4 salmon fillets, skinned

1 can artichoke hearts

1 tablespoon lemon juice

3 cloves garlic, crushed

Pinch red pepper flakes

2 tablespoons olive oil

1 tablespoon capers, drained well

2 teaspoons finely minced lemon zest

3 tablespoons pesto

3 tablespoons chopped parsley

1/2 teaspoon minced rosemary

Preheat the oven to 180C (350F).

Combine the artichokes, lemon juice, garlic, pepper flakes, oil, capers, lemon zest, and pesto in the food processor. Pulse a few times until the mixture is still chunky. Stir in the fresh herbs.

Lay a fillet on top of a large square of foil and spread 2 tablespoons of the mixture on top of the salmon , fold up to enclose the fillets, and tightly crimp the edges to seal the pouches. Repeat with the remaining fillets. Place on a large baking sheet and bake for 10-15 minutes, depending on the thickness of the fish.

http://www.baronesstapuzina.com/2009/12/05/comfort-food/

Niçoise Picnic

There are lots of beautiful places in Israel to have a picnic. You can choose to drive North and have a picnic near the Sea of Galilee:

Or to the Hula Valley:

Or drive south to the ancient desert of the Negev and the moon-like landscape of Mitzpe Ramon:

Wherever you choose to have a picnic, you should always bring lots to drink, a blanket on which to sit and beautiful food to eat.

My husband and I were invited to a picnic with friends that we haven’t seen in a while at Park Yarkon in North Tel Aviv. We were so excited to see our friends, we forgot to take a picture of the park which is a strip of land along the Yarkon river. It is very nice there with plenty of picnic tables, a nice walking path, and a chance to see people rowing on the Yarkon.

I decided to make a savory tart that we had two years ago on our trip to the South of France. I made a Niçoise specialty called Tourte de Blettes. It is a double pastry filled with sauteed swiss chard, golden raisins, pine nuts, eggs, and a little cream. After it is baked, you sprinkle icing sugar on top. I know this sounds a bit strange, but it is delicious and it can be served along with a beautiful green salad or if you are brave, you can serve it as dessert. This tart gets its sweetness from the golden raisins. I think it is a perfect picnic dish because it can be made in advance and put in the freezer. It is best served at room temperature.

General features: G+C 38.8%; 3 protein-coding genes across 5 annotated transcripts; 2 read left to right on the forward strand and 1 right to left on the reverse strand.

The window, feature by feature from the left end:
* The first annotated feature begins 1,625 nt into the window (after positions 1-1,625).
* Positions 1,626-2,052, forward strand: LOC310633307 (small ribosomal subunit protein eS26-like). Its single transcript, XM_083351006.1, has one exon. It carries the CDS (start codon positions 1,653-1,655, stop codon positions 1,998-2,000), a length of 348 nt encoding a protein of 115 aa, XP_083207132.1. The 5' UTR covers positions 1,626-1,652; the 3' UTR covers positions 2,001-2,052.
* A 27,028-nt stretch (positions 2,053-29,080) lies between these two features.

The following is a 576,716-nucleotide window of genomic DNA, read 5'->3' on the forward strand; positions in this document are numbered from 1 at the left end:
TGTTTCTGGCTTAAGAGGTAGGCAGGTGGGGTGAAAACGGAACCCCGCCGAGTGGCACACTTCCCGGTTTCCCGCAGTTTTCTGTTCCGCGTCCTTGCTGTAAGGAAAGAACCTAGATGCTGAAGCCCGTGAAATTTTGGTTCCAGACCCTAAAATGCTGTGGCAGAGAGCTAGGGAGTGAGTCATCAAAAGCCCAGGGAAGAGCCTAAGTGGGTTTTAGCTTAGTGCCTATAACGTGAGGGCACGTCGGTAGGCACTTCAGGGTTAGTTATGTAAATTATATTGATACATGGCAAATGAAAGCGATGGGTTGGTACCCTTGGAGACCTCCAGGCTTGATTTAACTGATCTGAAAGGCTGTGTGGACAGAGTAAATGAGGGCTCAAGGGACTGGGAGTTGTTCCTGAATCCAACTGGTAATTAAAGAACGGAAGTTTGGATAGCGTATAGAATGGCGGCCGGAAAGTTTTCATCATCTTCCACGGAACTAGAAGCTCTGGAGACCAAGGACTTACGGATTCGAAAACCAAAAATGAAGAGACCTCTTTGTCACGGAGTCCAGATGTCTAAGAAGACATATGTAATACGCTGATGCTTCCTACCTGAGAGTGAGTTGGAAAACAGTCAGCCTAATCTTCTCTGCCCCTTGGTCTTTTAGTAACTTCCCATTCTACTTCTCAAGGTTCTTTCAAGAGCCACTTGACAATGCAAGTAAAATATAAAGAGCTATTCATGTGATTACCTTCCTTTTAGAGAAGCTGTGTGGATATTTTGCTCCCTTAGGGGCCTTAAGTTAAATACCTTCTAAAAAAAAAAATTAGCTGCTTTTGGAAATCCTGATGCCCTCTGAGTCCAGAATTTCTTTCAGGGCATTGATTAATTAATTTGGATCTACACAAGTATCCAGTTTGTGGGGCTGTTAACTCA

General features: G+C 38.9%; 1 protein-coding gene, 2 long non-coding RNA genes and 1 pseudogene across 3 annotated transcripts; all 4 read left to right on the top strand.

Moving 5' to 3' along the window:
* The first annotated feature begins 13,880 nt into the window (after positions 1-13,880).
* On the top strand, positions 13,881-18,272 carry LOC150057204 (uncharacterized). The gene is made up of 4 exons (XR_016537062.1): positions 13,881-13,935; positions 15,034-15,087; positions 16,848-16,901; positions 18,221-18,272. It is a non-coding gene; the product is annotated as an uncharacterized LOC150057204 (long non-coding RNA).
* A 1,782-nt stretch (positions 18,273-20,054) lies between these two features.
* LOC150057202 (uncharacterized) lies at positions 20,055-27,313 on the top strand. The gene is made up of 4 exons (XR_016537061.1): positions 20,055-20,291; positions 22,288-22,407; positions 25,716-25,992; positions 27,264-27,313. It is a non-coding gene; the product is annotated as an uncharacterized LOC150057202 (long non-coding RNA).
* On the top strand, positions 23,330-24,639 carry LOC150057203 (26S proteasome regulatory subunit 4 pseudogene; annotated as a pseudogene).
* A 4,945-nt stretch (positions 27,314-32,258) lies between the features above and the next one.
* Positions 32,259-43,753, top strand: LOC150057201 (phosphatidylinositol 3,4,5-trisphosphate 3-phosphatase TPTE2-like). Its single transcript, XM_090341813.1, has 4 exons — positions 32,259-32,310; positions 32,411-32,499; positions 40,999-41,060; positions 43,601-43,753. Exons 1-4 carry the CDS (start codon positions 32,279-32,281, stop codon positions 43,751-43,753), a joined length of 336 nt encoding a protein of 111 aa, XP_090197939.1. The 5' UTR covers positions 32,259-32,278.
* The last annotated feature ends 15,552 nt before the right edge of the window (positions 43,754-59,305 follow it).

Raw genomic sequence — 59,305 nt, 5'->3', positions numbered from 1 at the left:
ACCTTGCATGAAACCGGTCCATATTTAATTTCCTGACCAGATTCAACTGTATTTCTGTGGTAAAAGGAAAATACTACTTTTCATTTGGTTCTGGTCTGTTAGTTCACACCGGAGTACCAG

Tourte de Blette
For the pastry:

2 1/2 cups all-purpose flour

170 g (1-1/2 sticks) cold unsalted butter, cut into 1/2-inch cubes

50g (1/4 cup) cold vegetable shortening or non-butter flavored margarine

1/2 teaspoon salt

7 to 9 tablespoons ice water

For the filling:

1/2 cup golden raisins

1 cup water

2 lb green Swiss chard, half of the center ribs chopped fine

1 large egg

1/2 cup heavy cream

1 1/2 tablespoons granulated sugar

1/2 teaspoon finely grated fresh orange zest

1/3 cup pine nuts, toasted

2 teaspoons icing (confectioners) sugar

For the pastry:

Blend together flour, butter, shortening, and salt in a bowl with your fingertips or a pastry blender (or pulse in a food processor) just until mixture resembles coarse meal with some small (roughly pea-size) butter lumps. Drizzle 5 tablespoons ice water evenly over mixture. Gently stir with a fork (or pulse) until incorporated.

Squeeze a small handful of dough: If it doesn't hold together, add more ice water, 1/2 tablespoon at a time, stirring (or pulsing) until incorporated. Do not overwork dough, or pastry will be tough.

Turn dough out onto a work surface. Gather all dough together with pastry scraper.divide dough with one half slightly larger, then form each into a ball and flatten each into a 5-inch disk. Wrap each disk in plastic wrap and chill until firm, at least 1 hour. Dough can be chilled up to 2 days ahead.

Prebake Tourte de Blettes

For the filling:

Bring raisins and water to a boil in a heavy saucepan, then remove from heat and let stand, covered, 1 hour. Drain in a colander, then pat dry with paper towels. Put oven rack in middle position and preheat oven to 200C (400F).

Blanch chard in a large pot of boiling salted water, uncovered, stirring occasionally, until tender but still bright green, about 5 minutes. Transfer chard with a slotted spoon to a large bowl of ice and cold water to stop cooking. Drain chard in a colander, then squeeze out excess water by handfuls. Coarsely chop chard.

Whisk together egg, cream, granulated sugar, zest, and a pinch of salt in a large bowl. Stir in pine nuts, raisins, and chard until combined.

For the Tourte de Blette:

Roll out larger piece of dough on a lightly floured surface with a lightly floured rolling pin into a 38- by 27-centimeter (15- by 11-inch) rectangle and fit into tart pan (do not trim edges). Chill shell while rolling out top.

Roll out smaller piece of dough on a lightly floured surface with lightly floured rolling pin into a 30- by 22-centimeter (12- by 9-inch) rectangle. Spread chard filling evenly into shell, then top with second rectangle of dough. Using a rolling pin, roll over edges of pan to seal tart and trim edges, discarding scraps. Cut 3 steam vents in top crust with a paring knife, then put tart in pan on a baking sheet. Bake until top is golden, about 1 hour. Transfer to a rack and cool 10 minutes, then remove side of pan. Cool to room temperature, about 1 hour. Dust with confectioners sugar.

http://www.baronesstapuzina.com/2008/08/29/nicoise-picnic/